Church and Convent of the Capuchin Friars
On one of our long walks in Asolo, we took the Rialta di Santa Anna, which took us to the Church and Convent of the Capuchin Friars.
We found out that the Church was founded in 1587. It was then abandoned at the end of the 18th Century, and like many other Convents in Italy, it risked being razed to the ground . For a time, it was deserted; then it became barracks and a hospice for the poor. In 1928 it was restored and came under the leadership of the same religious order.
Over the last few years, the Convent has been modenised (mainly on the inside). However, it still has the ancient appearance and is typically Franciscan in appearance and atmosphere.
There is now a memorial tablet which can be found under the atrium (it was once set in the facade of the Church). This tablet has verses by Ada Negri and is dedicated to Eleonora Duse and "to this solitary place".
Behind the Convent is a small cemetary, which for centuries was set aside for the poor. At the start of the 20th Century, a few families from Asolo began to build their first tombs here. Eleonora Duse was fascinated by the site and decided to make it her last resting place. She died in 1924, and, as she wished, is facing Monte Grappa. It was such a quiet, restful location when we finally reached the top of the hill and could see the Convent and the small cemetery behind it. The St. Anna Cemetery tomb of Eleonora Duse is quite lovely. It it made of white marble and almost lies flush to the ground. It just has her name and the dates of her birth and her death...very plain considering the flamboyant life she lead in the theatre.
Note: This photo was taken from a booklet given to Allan by the shopkeeper's mother. Our photo did not turn out.
Beautiful Gardens Abound
On one of our many walks while in Asolo, we stumbled upon many beautiful gardens. Most of them are private; however, the fences are of wrought iron and have wide openings for viewing and picture taking.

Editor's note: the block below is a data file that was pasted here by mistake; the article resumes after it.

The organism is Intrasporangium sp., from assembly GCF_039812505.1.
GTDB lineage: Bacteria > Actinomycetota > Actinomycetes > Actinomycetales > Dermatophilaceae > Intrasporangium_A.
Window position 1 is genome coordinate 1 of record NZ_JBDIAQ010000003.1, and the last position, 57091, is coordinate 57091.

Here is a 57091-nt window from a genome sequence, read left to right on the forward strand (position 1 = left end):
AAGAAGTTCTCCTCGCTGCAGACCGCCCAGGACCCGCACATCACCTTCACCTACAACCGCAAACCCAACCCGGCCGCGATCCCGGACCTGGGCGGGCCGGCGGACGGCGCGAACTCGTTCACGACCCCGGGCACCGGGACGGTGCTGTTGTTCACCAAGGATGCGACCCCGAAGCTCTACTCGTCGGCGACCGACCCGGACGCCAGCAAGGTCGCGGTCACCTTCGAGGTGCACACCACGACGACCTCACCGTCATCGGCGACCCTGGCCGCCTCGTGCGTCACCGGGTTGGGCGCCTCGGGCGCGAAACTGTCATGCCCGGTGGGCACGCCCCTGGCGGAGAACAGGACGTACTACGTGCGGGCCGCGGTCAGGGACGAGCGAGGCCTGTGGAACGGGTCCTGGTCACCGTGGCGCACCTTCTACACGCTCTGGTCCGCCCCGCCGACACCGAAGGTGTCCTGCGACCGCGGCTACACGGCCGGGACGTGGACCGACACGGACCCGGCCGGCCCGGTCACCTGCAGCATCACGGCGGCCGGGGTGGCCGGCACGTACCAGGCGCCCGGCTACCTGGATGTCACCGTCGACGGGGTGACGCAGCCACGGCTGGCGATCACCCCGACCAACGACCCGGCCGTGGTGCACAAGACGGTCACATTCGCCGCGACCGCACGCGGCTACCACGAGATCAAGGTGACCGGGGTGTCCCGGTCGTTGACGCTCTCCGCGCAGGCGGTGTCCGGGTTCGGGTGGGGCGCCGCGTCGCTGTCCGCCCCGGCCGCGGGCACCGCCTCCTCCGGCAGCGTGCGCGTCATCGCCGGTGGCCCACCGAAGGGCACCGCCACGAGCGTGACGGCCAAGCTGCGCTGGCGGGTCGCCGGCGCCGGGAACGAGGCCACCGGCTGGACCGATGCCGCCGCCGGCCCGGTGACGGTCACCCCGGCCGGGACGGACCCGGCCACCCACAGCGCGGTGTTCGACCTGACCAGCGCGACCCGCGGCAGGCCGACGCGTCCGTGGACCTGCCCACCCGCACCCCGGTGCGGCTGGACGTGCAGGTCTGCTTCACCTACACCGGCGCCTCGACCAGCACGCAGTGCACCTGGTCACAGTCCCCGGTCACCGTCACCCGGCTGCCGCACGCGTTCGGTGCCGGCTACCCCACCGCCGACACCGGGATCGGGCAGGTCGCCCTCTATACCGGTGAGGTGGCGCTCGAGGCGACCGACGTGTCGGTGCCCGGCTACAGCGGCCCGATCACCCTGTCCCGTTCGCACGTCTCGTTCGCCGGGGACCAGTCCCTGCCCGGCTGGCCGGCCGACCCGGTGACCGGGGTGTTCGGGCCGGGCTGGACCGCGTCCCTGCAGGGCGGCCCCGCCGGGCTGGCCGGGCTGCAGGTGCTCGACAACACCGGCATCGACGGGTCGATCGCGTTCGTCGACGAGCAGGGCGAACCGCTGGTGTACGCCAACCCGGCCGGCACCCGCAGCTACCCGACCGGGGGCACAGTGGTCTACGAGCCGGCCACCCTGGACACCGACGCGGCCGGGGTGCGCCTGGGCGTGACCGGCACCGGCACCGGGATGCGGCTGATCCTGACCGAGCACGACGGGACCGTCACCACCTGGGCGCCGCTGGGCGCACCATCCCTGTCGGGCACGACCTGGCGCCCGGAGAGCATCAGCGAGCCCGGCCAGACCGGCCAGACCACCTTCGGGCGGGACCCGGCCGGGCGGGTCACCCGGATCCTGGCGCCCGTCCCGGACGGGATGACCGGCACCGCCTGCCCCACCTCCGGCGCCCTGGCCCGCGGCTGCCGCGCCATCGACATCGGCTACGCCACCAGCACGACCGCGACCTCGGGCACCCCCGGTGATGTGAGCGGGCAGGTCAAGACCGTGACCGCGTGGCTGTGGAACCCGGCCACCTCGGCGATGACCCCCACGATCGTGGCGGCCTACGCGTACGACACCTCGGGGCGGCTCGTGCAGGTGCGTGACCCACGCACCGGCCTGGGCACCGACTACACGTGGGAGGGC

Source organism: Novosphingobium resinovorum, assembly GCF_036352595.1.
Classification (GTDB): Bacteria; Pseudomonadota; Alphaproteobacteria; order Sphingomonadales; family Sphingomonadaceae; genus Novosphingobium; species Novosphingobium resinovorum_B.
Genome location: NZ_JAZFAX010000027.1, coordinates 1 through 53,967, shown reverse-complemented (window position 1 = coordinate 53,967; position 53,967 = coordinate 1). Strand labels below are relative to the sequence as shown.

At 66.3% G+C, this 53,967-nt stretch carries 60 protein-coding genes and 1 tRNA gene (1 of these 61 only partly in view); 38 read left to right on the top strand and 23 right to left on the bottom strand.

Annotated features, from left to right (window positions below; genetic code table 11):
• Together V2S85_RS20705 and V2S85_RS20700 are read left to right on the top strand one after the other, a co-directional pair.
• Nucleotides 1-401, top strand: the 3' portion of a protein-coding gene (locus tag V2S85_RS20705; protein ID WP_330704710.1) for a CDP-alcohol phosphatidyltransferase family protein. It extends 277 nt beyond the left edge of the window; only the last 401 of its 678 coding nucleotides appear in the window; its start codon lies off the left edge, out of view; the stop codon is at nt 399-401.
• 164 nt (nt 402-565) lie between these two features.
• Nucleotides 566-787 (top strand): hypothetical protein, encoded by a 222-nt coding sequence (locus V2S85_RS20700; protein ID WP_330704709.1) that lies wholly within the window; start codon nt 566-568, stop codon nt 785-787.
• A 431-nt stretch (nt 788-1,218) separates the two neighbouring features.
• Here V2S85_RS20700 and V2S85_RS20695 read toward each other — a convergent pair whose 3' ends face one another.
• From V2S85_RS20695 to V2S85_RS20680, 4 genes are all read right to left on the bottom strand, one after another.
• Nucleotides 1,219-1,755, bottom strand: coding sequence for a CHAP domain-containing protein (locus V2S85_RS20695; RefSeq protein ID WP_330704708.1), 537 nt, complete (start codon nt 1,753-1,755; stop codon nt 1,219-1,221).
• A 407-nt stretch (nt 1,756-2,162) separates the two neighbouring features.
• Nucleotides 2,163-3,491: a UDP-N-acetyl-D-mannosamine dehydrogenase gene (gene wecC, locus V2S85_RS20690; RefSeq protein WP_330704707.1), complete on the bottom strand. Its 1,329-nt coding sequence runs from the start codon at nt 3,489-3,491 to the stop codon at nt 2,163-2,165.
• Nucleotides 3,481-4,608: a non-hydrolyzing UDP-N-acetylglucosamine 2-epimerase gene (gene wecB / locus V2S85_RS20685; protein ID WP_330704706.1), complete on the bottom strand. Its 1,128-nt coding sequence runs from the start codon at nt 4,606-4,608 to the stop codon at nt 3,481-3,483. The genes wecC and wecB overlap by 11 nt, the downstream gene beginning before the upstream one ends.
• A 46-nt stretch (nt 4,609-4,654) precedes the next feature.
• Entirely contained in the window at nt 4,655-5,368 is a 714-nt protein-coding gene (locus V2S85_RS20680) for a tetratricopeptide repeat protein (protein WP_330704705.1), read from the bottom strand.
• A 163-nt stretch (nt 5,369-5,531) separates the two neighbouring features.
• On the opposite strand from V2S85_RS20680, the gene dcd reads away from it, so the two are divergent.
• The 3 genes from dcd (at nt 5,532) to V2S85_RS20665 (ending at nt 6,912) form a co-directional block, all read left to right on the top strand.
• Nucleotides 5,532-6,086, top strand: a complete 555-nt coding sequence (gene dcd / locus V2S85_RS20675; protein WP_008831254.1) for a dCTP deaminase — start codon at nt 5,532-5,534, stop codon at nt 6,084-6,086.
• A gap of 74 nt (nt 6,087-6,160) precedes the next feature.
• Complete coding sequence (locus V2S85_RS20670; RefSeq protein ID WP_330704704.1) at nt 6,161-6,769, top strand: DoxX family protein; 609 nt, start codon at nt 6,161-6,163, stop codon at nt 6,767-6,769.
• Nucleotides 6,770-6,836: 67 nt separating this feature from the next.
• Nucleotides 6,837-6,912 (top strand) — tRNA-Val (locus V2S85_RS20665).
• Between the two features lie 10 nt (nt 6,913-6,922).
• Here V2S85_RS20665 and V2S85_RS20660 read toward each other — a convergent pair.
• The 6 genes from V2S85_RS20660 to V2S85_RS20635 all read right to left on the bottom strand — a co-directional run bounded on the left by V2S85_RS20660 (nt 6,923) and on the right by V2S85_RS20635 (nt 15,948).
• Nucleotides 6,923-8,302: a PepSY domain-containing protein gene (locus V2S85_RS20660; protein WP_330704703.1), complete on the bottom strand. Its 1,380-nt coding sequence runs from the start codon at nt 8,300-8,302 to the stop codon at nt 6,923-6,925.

We were in Asolo in October, and there were still plenty of beautiful flowers and shrubs to admire.
We also noticed a good deal of construction going on near this location. As well as we could tell, new apartment/condo structures were being built. Fortunately, they are within keeping of the existing architecture.
This particular road was on a Foresto (it should be noted that all the roads which lead out of Asolo are called Foresti).
On a walk along the Contrada, at the end of it, we saw a strange house that is somewhat in disrepair. There were some workers inside doing work. This house is called Casa Longobarda (Longobard House).
Paladini defined it as an "architectural oddity". Regardless, it remains one of the best known elements of the iconography of Asolo and is praised, with affection, by the locals.
Ironically, it has nothing to do with the Longobard civilization, being some thousand years younger.
This Casa is the result of Francesco Graziolo who built it with his son Bartolomeo (which can be read on the inscription on the facade.)
He was a Lombard sculptor and architect
It catches the eye because its architecture is so unique, and the house is so tiny compared to the other buildings in the town.
It was so good to see that they were repairing it.
Beautiful Architecture in Asolo
I had my nose in the air, eyes pointed upward, most of the time in Asolo because everywhere I looked, there were beautiful arches, balconies, windows, chimneys, rooftops, and hilltop vistas.
It's quite a remarkable place if one is interested in architecture. There are the GOTHIC influences as seen in the arcades; MULLIONED AND TREFOILED WINDOWS; Venetian influences from the 1300's when Venice ruled Asolo; some ROMANESQUE as evidenced in the Cathedral; also the influence of Andrea Palladio, famous architect.
The picture is just typical of Asolo...so many balconies and almost all of them are laden with flowers.
Asolo, A quick GET AWAY from city life
"One hour by car to the quiet life"
If you are visiting Venice, Padova or Vicenza you might tire of the busy lifestyle and wish to spend some time relaxing in a peaceful village. Asolo could be your answer.
This village perched on the side of a tall hill, has many things to offer, two castles, a nice piazza, great restaurants, and some small streets for walking and taking photos of this village.
Asolo is about one hour from Padova by car. Parking is found at the bottom of the hill with a convenient bus that takes you up for one euro. You can also find parking above, but this will be more costly.
Walking from the lower parking lot is a bit more serious kind of walking uphill, so if you are not in shape for this, don't plan on it.
Centered around the piazza are many restaurants, and along the street coming up the hill are some nice shops. Beware of gourmet food that does not have a price on it, always ask...how much?
"Along the piazza"
We visited Asolo when they were having a flea market, and this is a photo from that day. It was not a large market and we saw just about everything in just under an hour.
The bakery on the corner has gelato and features some very tasty baked goods.
We did not eat in restaurants here, instead we went to Monfumo, a village north of Asolo. You will find the tip for this restaurant listed under Asolo since it is very close.
Incidentally there is a well know slow food restaurant in Pagnano, which is also 5 minutes away from Asolo. For this ristorante you will need reservations in most cases.
You will soon see a tip for this restaurant listed under Asolo.